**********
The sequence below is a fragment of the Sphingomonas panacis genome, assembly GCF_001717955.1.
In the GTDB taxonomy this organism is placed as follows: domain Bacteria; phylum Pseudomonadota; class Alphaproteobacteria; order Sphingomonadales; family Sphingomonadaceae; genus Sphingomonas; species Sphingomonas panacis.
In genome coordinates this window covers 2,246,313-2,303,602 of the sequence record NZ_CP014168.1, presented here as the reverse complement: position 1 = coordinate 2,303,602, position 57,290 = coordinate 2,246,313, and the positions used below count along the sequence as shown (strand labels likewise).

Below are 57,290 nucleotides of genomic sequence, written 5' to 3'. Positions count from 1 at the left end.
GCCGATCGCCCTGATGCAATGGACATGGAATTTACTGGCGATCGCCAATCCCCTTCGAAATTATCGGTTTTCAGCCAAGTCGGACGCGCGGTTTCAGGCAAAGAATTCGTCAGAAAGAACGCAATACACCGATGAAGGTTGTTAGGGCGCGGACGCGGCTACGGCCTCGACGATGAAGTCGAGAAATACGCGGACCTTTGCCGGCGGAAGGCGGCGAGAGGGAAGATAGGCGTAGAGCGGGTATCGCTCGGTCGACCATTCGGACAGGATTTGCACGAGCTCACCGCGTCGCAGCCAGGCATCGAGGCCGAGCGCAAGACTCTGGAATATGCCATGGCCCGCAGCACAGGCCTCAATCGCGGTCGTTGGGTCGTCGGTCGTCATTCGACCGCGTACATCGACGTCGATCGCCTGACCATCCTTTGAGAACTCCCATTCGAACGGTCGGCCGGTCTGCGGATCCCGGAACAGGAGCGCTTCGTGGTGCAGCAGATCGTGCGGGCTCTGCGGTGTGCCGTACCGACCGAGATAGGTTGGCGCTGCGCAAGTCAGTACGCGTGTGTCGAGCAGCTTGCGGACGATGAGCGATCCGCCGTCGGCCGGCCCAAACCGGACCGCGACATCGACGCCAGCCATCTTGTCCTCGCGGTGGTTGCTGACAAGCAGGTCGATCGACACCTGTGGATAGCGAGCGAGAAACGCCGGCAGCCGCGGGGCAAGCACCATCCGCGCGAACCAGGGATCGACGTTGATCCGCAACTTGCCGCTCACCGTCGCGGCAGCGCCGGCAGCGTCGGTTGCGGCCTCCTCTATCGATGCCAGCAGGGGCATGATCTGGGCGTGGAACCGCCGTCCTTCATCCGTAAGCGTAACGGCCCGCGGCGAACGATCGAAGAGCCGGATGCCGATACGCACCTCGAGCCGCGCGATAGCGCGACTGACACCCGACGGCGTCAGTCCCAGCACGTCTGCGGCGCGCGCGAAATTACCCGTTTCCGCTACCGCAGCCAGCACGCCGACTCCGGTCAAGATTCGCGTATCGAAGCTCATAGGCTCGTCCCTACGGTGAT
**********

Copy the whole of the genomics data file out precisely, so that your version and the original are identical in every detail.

The sequence below is a fragment of the Sphingomonas panacis genome, assembly GCF_001717955.1.
In the GTDB taxonomy this organism is placed as follows: domain Bacteria; phylum Pseudomonadota; class Alphaproteobacteria; order Sphingomonadales; family Sphingomonadaceae; genus Sphingomonas; species Sphingomonas panacis.
In genome coordinates this window covers 2,246,313-2,303,602 of the sequence record NZ_CP014168.1, presented here as the reverse complement: position 1 = coordinate 2,303,602, position 57,290 = coordinate 2,246,313, and the positions used below count along the sequence as shown (strand labels likewise).

Below are 57,290 nucleotides of genomic sequence, written 5' to 3'. Positions count from 1 at the left end.
GCCGATCGCCCTGATGCAATGGACATGGAATTTACTGGCGATCGCCAATCCCCTTCGAAATTATCGGTTTTCAGCCAAGTCGGACGCGCGGTTTCAGGCAAAGAATTCGTCAGAAAGAACGCAATACACCGATGAAGGTTGTTAGGGCGCGGACGCGGCTACGGCCTCGACGATGAAGTCGAGAAATACGCGGACCTTTGCCGGCGGAAGGCGGCGAGAGGGAAGATAGGCGTAGAGCGGGTATCGCTCGGTCGACCATTCGGACAGGATTTGCACGAGCTCACCGCGTCGCAGCCAGGCATCGAGGCCGAGCGCAAGACTCTGGAATATGCCATGGCCCGCAGCACAGGCCTCAATCGCGGTCGTTGGGTCGTCGGTCGTCATTCGACCGCGTACATCGACGTCGATCGCCTGACCATCCTTTGAGAACTCCCATTCGAACGGTCGGCCGGTCTGCGGATCCCGGAACAGGAGCGCTTCGTGGTGCAGCAGATCGTGCGGGCTCTGCGGTGTGCCGTACCGACCGAGATAGGTTGGCGCTGCGCAAGTCAGTACGCGTGTGTCGAGCAGCTTGCGGACGATGAGCGATCCGCCGTCGGCCGGCCCAAACCGGACCGCGACATCGACGCCAGCCATCTTGTCCTCGCGGTGGTTGCTGACAAGCAGGTCGATCGACACCTGTGGATAGCGAGCGAGAAACGCCGGCAGCCGCGGGGCAAGCACCATCCGCGCGAACCAGGGATCGACGTTGATCCGCAACTTGCCGCTCACCGTCGCGGCAGCGCCGGCAGCGTCGGTTGCGGCCTCCTCTATCGATGCCAGCAGGGGCATGATCTGGGCGTGGAACCGCCGTCCTTCATCCGTAAGCGTAACGGCCCGCGGCGAACGATCGAAGAGCCGGATGCCGATACGCACCTCGAGCCGCGCGATAGCGCGACTGACACCCGACGGCGTCAGTCCCAGCACGTCTGCGGCGCGCGCGAAATTACCCGTTTCCGCTACCGCAGCCAGCACGCCGACTCCGGTCAAGATTCGCGTATCGAAGCTCATAGGCTCGTCCCTACGGTGAT